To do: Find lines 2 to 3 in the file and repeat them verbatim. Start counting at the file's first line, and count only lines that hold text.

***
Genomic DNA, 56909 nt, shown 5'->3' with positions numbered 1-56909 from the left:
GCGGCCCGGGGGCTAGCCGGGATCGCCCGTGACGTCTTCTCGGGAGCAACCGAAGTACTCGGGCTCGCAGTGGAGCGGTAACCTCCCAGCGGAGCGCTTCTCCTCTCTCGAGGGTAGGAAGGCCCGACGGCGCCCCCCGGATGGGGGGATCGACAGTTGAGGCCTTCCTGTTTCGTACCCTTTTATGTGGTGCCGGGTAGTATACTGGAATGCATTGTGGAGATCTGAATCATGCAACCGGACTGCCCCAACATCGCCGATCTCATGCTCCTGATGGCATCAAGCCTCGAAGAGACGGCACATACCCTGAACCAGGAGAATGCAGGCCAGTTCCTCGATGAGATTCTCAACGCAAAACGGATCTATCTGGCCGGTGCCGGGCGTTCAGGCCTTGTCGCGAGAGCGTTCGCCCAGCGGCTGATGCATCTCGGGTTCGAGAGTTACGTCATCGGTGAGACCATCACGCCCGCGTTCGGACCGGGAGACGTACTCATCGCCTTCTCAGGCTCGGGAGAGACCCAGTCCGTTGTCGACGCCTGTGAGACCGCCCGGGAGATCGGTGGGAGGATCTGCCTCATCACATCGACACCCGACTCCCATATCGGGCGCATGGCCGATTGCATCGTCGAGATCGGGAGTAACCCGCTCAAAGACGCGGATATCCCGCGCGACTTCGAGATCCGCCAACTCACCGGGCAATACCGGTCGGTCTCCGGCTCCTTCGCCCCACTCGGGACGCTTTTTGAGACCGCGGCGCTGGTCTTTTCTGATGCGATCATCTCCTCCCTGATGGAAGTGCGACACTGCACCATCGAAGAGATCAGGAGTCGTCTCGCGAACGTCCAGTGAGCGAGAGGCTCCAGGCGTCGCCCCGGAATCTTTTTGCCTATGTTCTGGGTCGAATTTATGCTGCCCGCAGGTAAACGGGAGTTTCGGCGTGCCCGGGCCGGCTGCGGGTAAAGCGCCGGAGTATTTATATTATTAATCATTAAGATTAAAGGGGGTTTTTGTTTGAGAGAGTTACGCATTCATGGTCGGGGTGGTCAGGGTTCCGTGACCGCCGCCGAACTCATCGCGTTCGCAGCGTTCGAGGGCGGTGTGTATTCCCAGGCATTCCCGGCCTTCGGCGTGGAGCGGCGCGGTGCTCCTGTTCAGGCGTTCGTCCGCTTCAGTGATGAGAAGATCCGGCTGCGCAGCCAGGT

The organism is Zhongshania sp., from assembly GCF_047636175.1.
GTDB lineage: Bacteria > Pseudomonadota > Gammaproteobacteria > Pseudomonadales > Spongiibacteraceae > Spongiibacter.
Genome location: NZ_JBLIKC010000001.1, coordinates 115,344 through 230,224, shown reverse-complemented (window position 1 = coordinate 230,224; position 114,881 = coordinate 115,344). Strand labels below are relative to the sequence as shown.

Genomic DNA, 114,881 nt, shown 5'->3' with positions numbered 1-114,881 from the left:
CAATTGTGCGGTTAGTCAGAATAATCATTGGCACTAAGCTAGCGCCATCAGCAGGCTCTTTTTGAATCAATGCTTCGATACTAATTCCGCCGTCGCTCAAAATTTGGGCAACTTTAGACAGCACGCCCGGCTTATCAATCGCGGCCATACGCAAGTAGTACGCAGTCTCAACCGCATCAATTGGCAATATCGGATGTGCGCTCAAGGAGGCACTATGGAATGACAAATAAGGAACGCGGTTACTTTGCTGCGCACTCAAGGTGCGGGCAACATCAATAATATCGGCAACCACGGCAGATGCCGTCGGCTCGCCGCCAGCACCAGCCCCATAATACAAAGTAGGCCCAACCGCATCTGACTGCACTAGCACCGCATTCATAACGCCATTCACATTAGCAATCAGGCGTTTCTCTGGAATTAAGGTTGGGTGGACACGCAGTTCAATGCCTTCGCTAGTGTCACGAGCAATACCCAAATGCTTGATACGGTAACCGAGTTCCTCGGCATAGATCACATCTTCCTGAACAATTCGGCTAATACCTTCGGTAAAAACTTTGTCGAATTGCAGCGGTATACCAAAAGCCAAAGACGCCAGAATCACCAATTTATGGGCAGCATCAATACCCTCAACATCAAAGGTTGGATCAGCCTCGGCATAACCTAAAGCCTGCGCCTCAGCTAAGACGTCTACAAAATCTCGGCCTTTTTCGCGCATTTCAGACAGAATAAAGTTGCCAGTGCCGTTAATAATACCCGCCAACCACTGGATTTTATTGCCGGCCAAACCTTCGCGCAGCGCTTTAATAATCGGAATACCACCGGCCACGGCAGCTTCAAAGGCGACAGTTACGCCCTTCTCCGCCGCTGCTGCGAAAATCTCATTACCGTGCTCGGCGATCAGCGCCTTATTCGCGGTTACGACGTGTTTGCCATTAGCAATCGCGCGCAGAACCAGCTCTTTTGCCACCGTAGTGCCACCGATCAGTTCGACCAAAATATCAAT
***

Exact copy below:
GCGGCCCGGGGGCTAGCCGGGATCGCCCGTGACGTCTTCTCGGGAGCAACCGAAGTACTCGGGCTCGCAGTGGAGCGGTAACCTCCCAGCGGAGCGCTTCTCCTCTCTCGAGGGTAGGAAGGCCCGACGGCGCCCCCCGGATGGGGGGATCGACAGTTGAGGCCTTCCTGTTTCGTACCCTTTTATGTGGTGCCGGGTAGTATACTGGAATGCATTGTGGAGATCTGAATCATGCAACCGGACTGCCCCAACATCGCCGATCTCATGCTCCTGATGGCATCAAGCCTCGAAGAGACGGCACATACCCTGAACCAGGAGAATGCAGGCCAGTTCCTCGATGAGATTCTCAACGCAAAACGGATCTATCTGGCCGGTGCCGGGCGTTCAGGCCTTGTCGCGAGAGCGTTCGCCCAGCGGCTGATGCATCTCGGGTTCGAGAGTTACGTCATCGGTGAGACCATCACGCCCGCGTTCGGACCGGGAGACGTACTCATCGCCTTCTCAGGCTCGGGAGAGACCCAGTCCGTTGTCGACGCCTGTGAGACCGCCCGGGAGATCGGTGGGAGGATCTGCCTCATCACATCGACACCCGACTCCCATATCGGGCGCATGGCCGATTGCATCGTCGAGATCGGGAGTAACCCGCTCAAAGACGCGGATATCCCGCGCGACTTCGAGATCCGCCAACTCACCGGGCAATACCGGTCGGTCTCCGGCTCCTTCGCCCCACTCGGGACGCTTTTTGAGACCGCGGCGCTGGTCTTTTCTGATGCGATCATCTCCTCCCTGATGGAAGTGCGACACTGCACCATCGAAGAGATCAGGAGTCGTCTCGCGAACGTCCAGTGAGCGAGAGGCTCCAGGCGTCGCCCCGGAATCTTTTTGCCTATGTTCTGGGTCGAATTTATGCTGCCCGCAGGTAAACGGGAGTTTCGGCGTGCCCGGGCCGGCTGCGGGTAAAGCGCCGGAGTATTTATATTATTAATCATTAAGATTAAAGGGGGTTTTTGTTTGAGAGAGTTACGCATTCATGGTCGGGGTGGTCAGGGTTCCGTGACCGCCGCCGAACTCATCGCGTTCGCAGCGTTCGAGGGCGGTGTGTATTCCCAGGCATTCCCGGCCTTCGGCGTGGAGCGGCGCGGTGCTCCTGTTCAGGCGTTCGTCCGCTTCAGTGATGAGAAGATCCGGCTGCGCAGCCAGGT

The organism is Zhongshania sp., from assembly GCF_047636175.1.